Conflict of interest statement

Raphael B. Stricker serves without compensation on the medical advisory panel of QMedRx Inc. He has no financial ties to the company. Lorraine Johnson has no conflicts to declare. The work is original, and both authors had a role in writing the manuscript.

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Keywords: Lyme disease, Borrelia burgdorferi, aggrecanase, arthritis, BbHtrA

Citation: Stricker RB and Johnson L (2013) Borrelia burgdorferi aggrecanase activity: more evidence for persistent infection in Lyme disease. Front. Cell. Infect. Microbiol. 3:40. doi: 10.3389/fcimb.2013.00040

Received: 13 July 2013; Accepted: 25 July 2013;
Published online: 14 August 2013.

Edited by:

Catherine Ayn Brissette, University of North Dakota School of Medicine and Health Sciences, USA

Reviewed by:

Catherine Ayn Brissette, University of North Dakota School of Medicine and Health Sciences, USA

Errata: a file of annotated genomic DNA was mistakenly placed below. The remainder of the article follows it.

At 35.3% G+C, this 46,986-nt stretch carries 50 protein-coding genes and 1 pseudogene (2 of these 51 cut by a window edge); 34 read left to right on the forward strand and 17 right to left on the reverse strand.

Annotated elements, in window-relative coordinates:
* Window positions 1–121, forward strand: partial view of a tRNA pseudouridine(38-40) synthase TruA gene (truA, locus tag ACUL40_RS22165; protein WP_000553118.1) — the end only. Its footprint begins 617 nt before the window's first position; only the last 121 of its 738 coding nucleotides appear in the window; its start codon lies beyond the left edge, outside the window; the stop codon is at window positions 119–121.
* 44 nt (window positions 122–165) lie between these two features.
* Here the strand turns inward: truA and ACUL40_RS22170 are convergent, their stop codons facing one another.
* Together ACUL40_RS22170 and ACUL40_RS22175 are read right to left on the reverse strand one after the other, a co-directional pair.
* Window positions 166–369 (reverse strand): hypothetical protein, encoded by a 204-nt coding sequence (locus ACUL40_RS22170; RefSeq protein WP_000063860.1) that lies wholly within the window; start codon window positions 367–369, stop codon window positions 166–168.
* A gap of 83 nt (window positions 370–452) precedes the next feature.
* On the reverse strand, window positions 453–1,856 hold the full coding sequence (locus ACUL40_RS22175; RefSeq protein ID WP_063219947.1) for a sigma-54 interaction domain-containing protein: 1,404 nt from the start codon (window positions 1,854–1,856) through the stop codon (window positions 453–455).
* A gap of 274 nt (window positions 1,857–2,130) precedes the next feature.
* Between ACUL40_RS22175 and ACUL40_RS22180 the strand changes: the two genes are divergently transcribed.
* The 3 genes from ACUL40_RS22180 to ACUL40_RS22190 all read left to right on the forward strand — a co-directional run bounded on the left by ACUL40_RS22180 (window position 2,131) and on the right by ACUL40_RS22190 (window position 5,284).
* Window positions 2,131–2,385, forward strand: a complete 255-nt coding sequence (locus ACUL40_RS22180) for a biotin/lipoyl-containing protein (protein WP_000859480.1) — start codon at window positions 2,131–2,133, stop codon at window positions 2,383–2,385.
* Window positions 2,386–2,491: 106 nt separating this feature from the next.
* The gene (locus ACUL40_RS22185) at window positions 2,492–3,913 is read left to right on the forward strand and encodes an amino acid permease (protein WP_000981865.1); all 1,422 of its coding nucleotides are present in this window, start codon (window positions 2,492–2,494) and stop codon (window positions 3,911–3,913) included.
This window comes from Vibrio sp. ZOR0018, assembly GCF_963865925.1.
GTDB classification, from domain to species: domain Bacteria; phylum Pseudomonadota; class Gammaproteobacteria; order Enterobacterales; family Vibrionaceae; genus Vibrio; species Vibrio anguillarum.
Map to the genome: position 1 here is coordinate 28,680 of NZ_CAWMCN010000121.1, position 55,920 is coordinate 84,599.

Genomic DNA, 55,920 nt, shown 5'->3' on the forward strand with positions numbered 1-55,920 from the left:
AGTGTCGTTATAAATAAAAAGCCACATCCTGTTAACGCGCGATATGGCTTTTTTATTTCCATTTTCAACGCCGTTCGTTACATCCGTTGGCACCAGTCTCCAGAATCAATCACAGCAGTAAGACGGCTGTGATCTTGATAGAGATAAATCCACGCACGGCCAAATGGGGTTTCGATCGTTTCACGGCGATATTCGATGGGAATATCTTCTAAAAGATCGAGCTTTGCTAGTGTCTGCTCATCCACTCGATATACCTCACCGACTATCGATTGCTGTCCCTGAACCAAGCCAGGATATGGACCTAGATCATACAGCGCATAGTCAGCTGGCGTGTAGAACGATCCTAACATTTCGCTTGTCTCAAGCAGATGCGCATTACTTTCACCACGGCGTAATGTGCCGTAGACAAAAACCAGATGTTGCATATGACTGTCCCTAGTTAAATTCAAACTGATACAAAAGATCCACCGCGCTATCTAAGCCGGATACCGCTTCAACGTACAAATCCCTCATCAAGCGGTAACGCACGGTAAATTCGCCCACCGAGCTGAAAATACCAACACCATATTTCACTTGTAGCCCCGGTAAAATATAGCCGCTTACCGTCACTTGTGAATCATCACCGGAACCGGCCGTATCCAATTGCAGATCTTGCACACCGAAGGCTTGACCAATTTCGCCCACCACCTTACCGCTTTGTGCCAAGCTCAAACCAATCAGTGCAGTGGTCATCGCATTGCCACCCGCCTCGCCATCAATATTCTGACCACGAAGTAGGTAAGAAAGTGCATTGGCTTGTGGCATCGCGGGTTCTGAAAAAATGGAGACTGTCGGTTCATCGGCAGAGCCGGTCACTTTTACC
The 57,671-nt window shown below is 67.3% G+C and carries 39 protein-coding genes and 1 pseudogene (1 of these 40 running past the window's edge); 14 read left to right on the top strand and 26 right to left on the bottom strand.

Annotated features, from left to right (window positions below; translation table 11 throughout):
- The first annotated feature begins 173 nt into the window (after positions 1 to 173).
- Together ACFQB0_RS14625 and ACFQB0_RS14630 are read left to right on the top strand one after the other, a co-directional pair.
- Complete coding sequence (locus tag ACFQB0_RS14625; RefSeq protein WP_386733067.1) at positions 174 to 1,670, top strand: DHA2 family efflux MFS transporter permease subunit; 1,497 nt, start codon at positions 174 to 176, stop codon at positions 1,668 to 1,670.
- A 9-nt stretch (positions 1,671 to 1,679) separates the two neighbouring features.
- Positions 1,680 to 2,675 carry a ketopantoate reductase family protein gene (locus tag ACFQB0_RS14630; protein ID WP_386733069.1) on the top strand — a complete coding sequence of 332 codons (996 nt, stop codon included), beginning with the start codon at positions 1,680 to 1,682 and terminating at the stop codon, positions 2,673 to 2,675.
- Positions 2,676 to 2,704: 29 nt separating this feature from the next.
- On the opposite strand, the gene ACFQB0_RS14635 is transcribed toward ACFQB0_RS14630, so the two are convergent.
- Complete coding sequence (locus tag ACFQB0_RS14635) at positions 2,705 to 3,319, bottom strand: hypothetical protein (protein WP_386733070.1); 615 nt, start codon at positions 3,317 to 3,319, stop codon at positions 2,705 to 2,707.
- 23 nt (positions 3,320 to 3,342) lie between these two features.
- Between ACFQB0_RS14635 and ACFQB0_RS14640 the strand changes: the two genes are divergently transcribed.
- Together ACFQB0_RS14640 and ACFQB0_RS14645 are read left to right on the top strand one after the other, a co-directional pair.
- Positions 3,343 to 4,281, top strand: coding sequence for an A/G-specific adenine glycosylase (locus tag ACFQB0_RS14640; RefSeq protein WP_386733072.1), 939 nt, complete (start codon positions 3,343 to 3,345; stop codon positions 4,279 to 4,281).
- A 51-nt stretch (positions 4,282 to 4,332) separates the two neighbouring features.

David Volkman, State University of New York at Stony Brook, USA

Copyright © 2013 Stricker and Johnson. This is an open-access article distributed under the terms of the Creative Commons Attribution License (CC BY). The use, distribution or reproduction in other forums is permitted, provided the original author(s) or licensor are credited and that the original publication in this journal is cited, in accordance with accepted academic practice. No use, distribution or reproduction is permitted which does not comply with these terms.

*Correspondence: Raphael B. Stricker, 450 Sutter Street, Suite 1504, San Francisco, CA 94108, USA e-mail: rstricker@usmamed.com